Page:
Working at a place where most of my co-workers were 15 years older than me, I wasn’t exactly Ms. Social. I stuck to myself and got my work done while being polite and reaching out to people when needed, not necessarily making the small talk that most people hate. I was new and nervous, so I was perhaps a bit extra quiet; though I did eventually warm up and come a bit more of my shell, but I was (and am still) quiet to the core.
But, for once, ‘but’ wasn’t so bad. My next boss didn’t think my quietness was a bad thing, but a great thing.
After saying all the typical positive bossly things, he commented on my quietness, saying others had noticed it, but he knew me better than what people saw and heard (or didn’t hear). He, in words I’m paraphrasing from lack of completely remembering but know the gist of, said, “You are quiet. And it’s not because you have nothing to say. It’s because you’re a good listener*, and when you do speak, it’s meaningful, which is appreciated in a firm where people love the sound of their own voice.”
I left my boss’ office beaming. FINALLY. Being quiet was a positive quality! I’d been waiting years* to have people recognize it. (*all 25 of them.)
Sidenote: Just because I’m quiet and a good listener does not mean it gives you free rein to talk my ears off, let alone have a whole soliloquy where you don’t even attempt to engage me and ask questions in return. Quiet people still like to have the option to speak.
Since then, I’ve found a voice without speaking. My actions also speak for me, and if those aren’t loud enough for you, then I think you might be blind. Sometimes hearing is about seeing, and if you can’t see what’s in front of you, you can’t always hear what’s in front of you.
So I’m quiet.
- It doesn’t mean I don’t have anything to say. Sometimes I have a lot I’d love to say, and quite frankly, I’d be scared for the world to hear some of my inner workings. People should be thanking me for being quiet for the things I keep to myself, like the mic-dropping and standing-ovation moment of telling off that one asshole co-worker before exiting the building and leaving it going up in flames… See what I mean? Probably shouldn’t even be typing it. Point blank: just because we have things to say, doesn’t mean we need to, but when we do, you should listen.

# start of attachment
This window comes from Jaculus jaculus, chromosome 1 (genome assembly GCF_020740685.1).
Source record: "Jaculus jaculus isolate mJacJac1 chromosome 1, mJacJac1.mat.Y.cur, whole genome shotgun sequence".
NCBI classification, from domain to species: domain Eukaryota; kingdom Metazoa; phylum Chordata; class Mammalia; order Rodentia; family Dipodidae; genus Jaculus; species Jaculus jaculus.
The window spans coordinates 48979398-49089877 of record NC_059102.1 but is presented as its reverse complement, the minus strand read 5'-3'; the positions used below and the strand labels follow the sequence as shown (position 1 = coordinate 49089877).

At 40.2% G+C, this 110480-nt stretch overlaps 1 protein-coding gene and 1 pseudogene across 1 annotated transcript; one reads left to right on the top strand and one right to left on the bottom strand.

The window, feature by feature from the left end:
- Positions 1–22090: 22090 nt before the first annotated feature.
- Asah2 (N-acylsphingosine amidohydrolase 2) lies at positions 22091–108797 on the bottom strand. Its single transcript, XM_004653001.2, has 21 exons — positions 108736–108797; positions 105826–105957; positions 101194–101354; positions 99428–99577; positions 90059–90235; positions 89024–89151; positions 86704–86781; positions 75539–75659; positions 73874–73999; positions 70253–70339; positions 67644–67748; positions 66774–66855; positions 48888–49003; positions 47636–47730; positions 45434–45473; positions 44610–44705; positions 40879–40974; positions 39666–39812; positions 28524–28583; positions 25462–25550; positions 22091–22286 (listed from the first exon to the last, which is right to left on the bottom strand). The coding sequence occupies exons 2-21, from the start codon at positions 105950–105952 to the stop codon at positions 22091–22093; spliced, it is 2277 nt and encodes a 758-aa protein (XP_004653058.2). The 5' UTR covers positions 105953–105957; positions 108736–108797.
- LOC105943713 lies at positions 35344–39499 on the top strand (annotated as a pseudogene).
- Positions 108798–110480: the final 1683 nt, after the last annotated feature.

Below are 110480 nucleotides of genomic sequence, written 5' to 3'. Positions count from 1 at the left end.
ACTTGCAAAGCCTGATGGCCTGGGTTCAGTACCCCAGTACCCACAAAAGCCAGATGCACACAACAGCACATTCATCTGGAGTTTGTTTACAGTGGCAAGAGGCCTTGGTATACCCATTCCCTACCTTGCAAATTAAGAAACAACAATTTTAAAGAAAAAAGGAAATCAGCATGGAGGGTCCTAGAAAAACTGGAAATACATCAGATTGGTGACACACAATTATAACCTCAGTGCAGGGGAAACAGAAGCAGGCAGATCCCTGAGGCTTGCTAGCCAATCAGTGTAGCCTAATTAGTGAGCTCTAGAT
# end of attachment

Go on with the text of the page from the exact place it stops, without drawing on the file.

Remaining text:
- There’s nothing wrong with being quiet, loud, or somewhere in-between. Being quiet doesn’t make me better (clearly not from the amount of parent-teacher conferences I’ve had over it), but it doesn’t make me worse either. As Kesha said, we are who are (but with appropriate grammatical spelling because I’m an English major).
- I don’t always know what to say, so sometimes I don’t say anything until I have time to figure out what I truly want to say. Perhaps it’s the writer-side of my quietness, but I like a majority of the things I say to be perfect.
- I’m exhausted from talking to myself in my head. I had an hour commute to and from work. I had a lot of time to talk to myself or pretend I was performing at the Grammy’s. What makes you think I want to talk more?
- I may be quiet when I’m first getting to know you, but I won’t always be like that. Though be warned, even at my loudest, I’m still quiet. I make up for it in other ways. If you want a sentimental card or a book written about you, I’m your quiet girl for it, because I can say more with written words than I can my mouth.
- I communicate how I need to and when I need to. It can be verbal, written, or through actions. It can be now or in 24 hours when I decide I have the right words.
There are so many reasons why people are quiet. And the bottom line is, that’s just how we are, and that’s okay. It’s more than okay. We balance out all the loud-os (or so I like to think).
All my life, I’ve been told I’m quiet like it’s a problem, but it’s not. If you think it is, well…
I’m quiet; deal with it.
Brianna Krueger is a writer, cheese enthusiast, and professional dog cuddler. She enjoys, while also being terrified of, sharing experiences about her life while poking fun at herself, and doesn’t take herself too seriously (unless you’re her boss – then she takes herself very seriously). Traveling and reading are her passions, especially since books take her to new destinations for a lot cheaper!